[Development] QWebEngine - H.264 playback, proprietary codecs.
sschilz at pasco.com
Wed Jul 20 01:57:11 CEST 2016
I have been going over the MPEG-LA writings on the web, and find no convincing argument that you can
release a decoder for free. You can distribute videos for free, but if you sell them, or distribute an encoder
or decoder you are apparently liable for fees if you sell > 100K units per year.
A quote from: http://www.mpegla.com/main/programs/AVC/Documents/avcweb.pdf
MPEG-LA online summary of terms:
AVC/H.264 License Terms
Codec Manufacture and Sale
o Products sold to end users and OEM for PC but not part of OS (decoder, encoder or product consisting of one decoder and one encoder = “unit”)
o 0 - 100,000 units/year = no royalty (available to one legal entity in an affiliated group)
o US $0.20 per unit after first 100,000 units/year
o Above 5 million units/year, royalty = US $0.10 per unit
o Enterprise cap:
$3.5M per year 2005-2006,
$4.25M per year 2007-08,
$5M per year 2009-10,
$6.5Mper year 2011-2015;
$8.125M in 2016 and
$9.75M per year in 2017 through 2020
This amounts to $20,000 us as soon as you exceed the minimum.
Also note that AAC audio codec that is normally used with H.264 is a separate, and apparently more expensive license,
Although I have not read about that as much.
PASCO scientific - think science
On Mon July 18, Steve Schilz Wrote:
> Thiago, Allan, Thanks for responding.
> Probably complicated indeed! Qt in general does a pretty great job of shielding us from lots of complexity.
> I need to look into the ?Free for decoding? part more carefully, as that is my immediate need.
> It seemed worth mentioning, and certainly imho makes QWebEngine all the more attractive if it could be made to work.
On Weds July 16: Allan SandField Jensen Wrote:
>>Date: Wed, 13 Jul 2016 19:21:16 +0200
>>From: Allan Sandfeld Jensen <kde at carewolf.com<mailto:kde at carewolf.com>>>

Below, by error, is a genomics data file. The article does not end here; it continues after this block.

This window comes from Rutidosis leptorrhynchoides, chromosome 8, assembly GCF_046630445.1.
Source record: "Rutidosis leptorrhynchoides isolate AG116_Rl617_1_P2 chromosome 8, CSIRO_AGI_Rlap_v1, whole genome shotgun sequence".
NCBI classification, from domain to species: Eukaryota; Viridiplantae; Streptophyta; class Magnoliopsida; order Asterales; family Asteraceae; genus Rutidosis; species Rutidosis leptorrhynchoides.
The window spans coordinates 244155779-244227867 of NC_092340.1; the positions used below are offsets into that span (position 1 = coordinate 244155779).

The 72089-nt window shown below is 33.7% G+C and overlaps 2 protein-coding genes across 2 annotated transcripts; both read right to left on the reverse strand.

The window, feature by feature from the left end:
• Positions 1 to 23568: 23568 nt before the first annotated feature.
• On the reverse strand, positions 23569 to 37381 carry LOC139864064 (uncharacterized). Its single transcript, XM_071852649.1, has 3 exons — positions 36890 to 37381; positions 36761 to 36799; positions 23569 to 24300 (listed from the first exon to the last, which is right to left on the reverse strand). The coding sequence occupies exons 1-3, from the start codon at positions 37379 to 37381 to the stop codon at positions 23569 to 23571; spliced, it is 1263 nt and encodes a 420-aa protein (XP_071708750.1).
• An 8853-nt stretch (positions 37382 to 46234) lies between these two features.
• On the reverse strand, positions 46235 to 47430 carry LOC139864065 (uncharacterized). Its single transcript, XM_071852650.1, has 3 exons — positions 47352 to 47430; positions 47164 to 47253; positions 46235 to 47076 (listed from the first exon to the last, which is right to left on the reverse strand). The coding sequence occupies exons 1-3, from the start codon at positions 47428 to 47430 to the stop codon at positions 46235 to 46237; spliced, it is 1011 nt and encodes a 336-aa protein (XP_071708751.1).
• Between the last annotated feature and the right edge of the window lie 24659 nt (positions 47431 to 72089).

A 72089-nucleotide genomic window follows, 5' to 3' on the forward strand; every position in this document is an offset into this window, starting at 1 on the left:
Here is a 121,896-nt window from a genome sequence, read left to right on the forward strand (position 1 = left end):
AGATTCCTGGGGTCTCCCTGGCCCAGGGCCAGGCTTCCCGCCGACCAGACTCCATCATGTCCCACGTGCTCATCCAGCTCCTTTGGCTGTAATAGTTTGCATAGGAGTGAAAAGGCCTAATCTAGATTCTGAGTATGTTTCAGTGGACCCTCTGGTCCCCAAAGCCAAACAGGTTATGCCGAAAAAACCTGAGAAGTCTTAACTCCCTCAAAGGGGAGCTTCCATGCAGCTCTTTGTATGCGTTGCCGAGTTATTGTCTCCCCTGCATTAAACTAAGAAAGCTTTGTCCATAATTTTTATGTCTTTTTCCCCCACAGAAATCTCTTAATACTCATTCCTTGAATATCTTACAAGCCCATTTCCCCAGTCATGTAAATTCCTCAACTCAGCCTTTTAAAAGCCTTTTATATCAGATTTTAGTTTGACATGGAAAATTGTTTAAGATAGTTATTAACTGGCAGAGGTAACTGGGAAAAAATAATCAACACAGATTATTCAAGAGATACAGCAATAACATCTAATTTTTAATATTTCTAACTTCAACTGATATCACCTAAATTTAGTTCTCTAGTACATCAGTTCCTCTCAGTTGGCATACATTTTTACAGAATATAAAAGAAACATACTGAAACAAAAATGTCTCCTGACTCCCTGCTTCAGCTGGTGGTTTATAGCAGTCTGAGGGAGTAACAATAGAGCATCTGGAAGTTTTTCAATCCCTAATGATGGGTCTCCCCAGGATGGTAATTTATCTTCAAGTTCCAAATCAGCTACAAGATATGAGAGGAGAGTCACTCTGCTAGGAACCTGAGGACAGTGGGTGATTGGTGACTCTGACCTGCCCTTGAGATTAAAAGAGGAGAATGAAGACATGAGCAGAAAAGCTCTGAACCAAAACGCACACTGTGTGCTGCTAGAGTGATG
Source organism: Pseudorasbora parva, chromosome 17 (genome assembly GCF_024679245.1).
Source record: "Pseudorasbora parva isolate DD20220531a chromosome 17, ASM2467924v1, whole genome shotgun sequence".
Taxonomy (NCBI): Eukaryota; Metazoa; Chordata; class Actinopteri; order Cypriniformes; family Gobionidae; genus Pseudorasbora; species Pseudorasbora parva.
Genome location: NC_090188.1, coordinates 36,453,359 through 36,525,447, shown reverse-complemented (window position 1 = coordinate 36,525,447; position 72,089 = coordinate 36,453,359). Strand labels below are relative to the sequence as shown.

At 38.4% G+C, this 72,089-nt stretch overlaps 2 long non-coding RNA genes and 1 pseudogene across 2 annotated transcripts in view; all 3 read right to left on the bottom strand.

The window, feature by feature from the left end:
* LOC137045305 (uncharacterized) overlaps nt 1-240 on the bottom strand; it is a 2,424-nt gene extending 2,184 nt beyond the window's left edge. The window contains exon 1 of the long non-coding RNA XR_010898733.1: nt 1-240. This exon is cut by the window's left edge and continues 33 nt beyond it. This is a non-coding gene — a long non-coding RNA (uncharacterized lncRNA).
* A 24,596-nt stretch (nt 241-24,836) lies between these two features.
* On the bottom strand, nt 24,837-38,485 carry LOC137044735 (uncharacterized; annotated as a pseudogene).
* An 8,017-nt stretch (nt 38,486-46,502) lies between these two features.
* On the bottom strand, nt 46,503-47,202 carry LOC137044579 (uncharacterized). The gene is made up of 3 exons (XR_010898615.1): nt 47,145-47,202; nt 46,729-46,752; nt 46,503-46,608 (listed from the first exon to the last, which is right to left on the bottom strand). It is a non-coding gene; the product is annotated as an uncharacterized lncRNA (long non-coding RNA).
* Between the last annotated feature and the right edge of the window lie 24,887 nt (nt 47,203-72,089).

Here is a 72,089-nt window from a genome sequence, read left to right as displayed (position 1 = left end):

>>To: development at qt-project.org<mailto:development at qt-project.org>
>>>Subject: Re: [Development] QWebEngine - H.264 playback, proprietary codecs.
> >That sounds a bit complicated, since it needs to hook into Chromiums media
>>backend and have a download mechanism.
>>Note activating it the codecs is not a matter of cost. AFAIK the h.264 and
>>h.265 codecs are currently patented but royalty free to decode. This makes it
>>possible for our customers to activate them without paying anyway. This is
>>however just the status quo, and I am not sure I want to risk enabling
>>something that might make the open-source package something that you need to
>>pay for in the future, which is why we prefer to stick with the same codecs
>>Google makes available in their free open source browser Chromium.
>>I would be more interested in making it easier to enable, or maybe offer
>>somehow. It is just something we have to make sure we offer without
>>guaranteeing it is and will remain free.
On Wednesday 13 July 2016, Steve Schilz wrote:
>>>windows. According to QWebEngineFeatures Doc,
>>>http://doc.qt.io/qt-5/qtwebengine-features.html#pepper-plugin-api You must
>>>pass a flag to qmake, WEBENGINE_CONFIG+=use_proprietary_codecs, and build
>>>Qt from source yourself in order to support h.264 video decoding.
>>>In researching this, I became aware that Cisco provides a downloadable
>>>binary codec, where Cisco pays the MPEG-LA royalties. Apparently this is
>>>the method used To provide h.264 playback in Firefox. If you watch the
>>>intellectual property rights video at
>>>http://vimeo.com/cullenfluffyjennings/openh264-ipr, they explain why they
>>>Did this, and how you can even make changes to the codec via open source
>>>Would it make sense for QWebEngine to support this codec, in order to be
>>>able to provide ?out of the box? (via download at end user?s computer),
>>>support for h.264 playback in <video> tags?
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